All Hail the King and Queen: Jay “Mr. Real Estate” Morrison and Ernestine Johnson [Part 2]



I hope you’ve read PART 1 already of my liberating conversation with Jay Morrison and Ernestine Johnson.  As promised, here is PART 2.  We discuss the wrap-up of the Corner Class, business, past, the future for them both, and #DigitalLivesMatter, which airs tonight on BET at 8:00 PM EST.  Don’t forget and be sure to watch and check out more about it below:

PYNK: By the way, thank you all for what you do; definitely, important to our black communities with your art and your financial literacy. Speaking of, I know you all just wrapped up the “Buy Back the Block Tour” and the Corner Class Finale this past Tuesday, which I was there, and I know you had the “Credit to Cash” class and workshop on Wednesday, and I know it’s an accomplishment to make the history that you all have made. How does that feel?

Jay: Well, it just feels good to know that we’re letting God use us to be servants, to be vessels for, and be change agents, and to help serve our people. Whether or not it truly becomes historic or legendary, I guess we don’t know yet, but we just want to continue to do the work and do the work that most people don’t want to do, and make sure that we’re serving those who are least amongst us.

PYNK: So do you all feel like you’ve impacted Black lives so far; with the hopes to repair the communities, and every effort that you make, whether it’s the tour or the recent boycott, or the classes. With the CEO essentials you mentioned Tuesday, and all that good material that you always provide; do you feel that you see results already? I know there’s so much more to do.

Ernestine: I definitely think we’ve made a mark and put some prints in the sand, but there’s so much more work to do, and we’re doing it, and we’re relentless, and we’re here to just continue to do the work.

Jay: Yeah. It’s always encouraging to see … to hear the stories and protégés and mentees that I work with personally or with Ernestine. She does mentorship for young women, and for moms, and for acting class. But just to see people like “Jay, I just bought my first three-family home,” or “Jay, my credit score went up 100 points in the last six months.” I know what it did for me. See, I have a very good memory.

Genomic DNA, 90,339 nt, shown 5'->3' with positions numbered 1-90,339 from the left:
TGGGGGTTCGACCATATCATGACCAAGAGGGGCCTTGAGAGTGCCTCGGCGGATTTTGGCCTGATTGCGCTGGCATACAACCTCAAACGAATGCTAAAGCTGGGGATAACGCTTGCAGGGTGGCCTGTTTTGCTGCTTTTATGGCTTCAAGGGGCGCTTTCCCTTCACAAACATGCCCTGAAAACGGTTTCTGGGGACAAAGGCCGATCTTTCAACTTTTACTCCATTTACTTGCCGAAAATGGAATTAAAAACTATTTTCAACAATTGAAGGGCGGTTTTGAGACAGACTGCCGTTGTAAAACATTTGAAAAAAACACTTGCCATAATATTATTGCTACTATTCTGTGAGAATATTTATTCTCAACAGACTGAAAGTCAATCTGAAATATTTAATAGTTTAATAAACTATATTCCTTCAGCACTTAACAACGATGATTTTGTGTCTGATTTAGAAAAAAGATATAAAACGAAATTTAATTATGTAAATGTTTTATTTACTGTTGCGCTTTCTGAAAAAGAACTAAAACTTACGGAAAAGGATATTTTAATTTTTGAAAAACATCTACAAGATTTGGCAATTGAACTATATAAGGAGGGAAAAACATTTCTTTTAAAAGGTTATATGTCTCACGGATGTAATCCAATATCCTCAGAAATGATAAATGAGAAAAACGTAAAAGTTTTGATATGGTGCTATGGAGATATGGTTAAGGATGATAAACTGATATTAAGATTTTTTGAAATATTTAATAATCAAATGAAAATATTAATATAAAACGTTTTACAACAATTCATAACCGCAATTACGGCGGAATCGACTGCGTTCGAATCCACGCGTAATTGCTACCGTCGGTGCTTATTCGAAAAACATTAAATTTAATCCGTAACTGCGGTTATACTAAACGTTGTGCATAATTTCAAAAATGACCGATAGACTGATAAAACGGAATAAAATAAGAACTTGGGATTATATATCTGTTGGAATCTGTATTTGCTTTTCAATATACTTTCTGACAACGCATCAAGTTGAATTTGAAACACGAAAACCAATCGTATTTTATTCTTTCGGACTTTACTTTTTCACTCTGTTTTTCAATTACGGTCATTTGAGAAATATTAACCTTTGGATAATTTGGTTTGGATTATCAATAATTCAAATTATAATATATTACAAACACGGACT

I remember vividly being in the streets, and being in prison, and being poor, and having screwed up credit, or not even knowing how to buy a home, or how to start a business. And I remember when I got my first email. I remember when I first learned how to use an email. 2005.

I just know how those things are. A lot of the times, we take … not advantage, but we…

Ernestine: Take it for granted.

Jay: Take it for granted. We sometimes take for granted a lot of things that we know commonly now, but that for someone else from their environment, it’s a really big deal; like buying a two family or three family home, or flipping your first home, or getting your first refinance or equity, or just starting your first business, or your credit score boosting. It may not be that big a deal to us at this point, but to see someone else so excited about it, and see that it’s life-changing for them and their family, and knowing what could spiral out of there.

When I was leaving the streets as a high school drop-out, three-time felon, no one thought that I would be who I am now today. So we don’t know; who’s the next leader, who’s the next millionaire, who’s the next actress, or poet, or anything great and substantial.

“We don’t know who we’re touching right now and how these seeds that we’re planting all throughout the country are going to come to fruition. We certainly see the impact and I look forward to seeing how it grows.”


PYNK: Speaking of ownership and freedom, could you discuss that a little bit just for the readers and the importance of?

Jay: Yes. I think not many of us in our lifetimes truly get the opportunity to feel like what it is to be free, where you really control your destiny where it’s not dictated by a clock, it’s not dictated by a corporate policy, it’s not dictated by the college you’re a part of. There are some people that have some really cool lives, right? Like some rappers, and some ball players, and celebrities, but then many of them still are held to the constraints and confines of the organizations that they are a part of.

As you start to own your own businesses, lands, franchises, assets, and you understand how to make money make money for you, and how to start a business, and how you’re creating and financing it, how to leverage businesses, how to negotiate well, how to build teams. All of these things are not really that hard, they’re just new to us. No one ever told us. And when you do that, you start to get a different kind of sense of empowerment because you could really move around how you want to do and provide for yourself and your family; and live even a comfortable or great life, and then don’t have to ask nobody for nothing, or be beholden to anybody for anything that you may want to stand for or take a knee for or speak out on.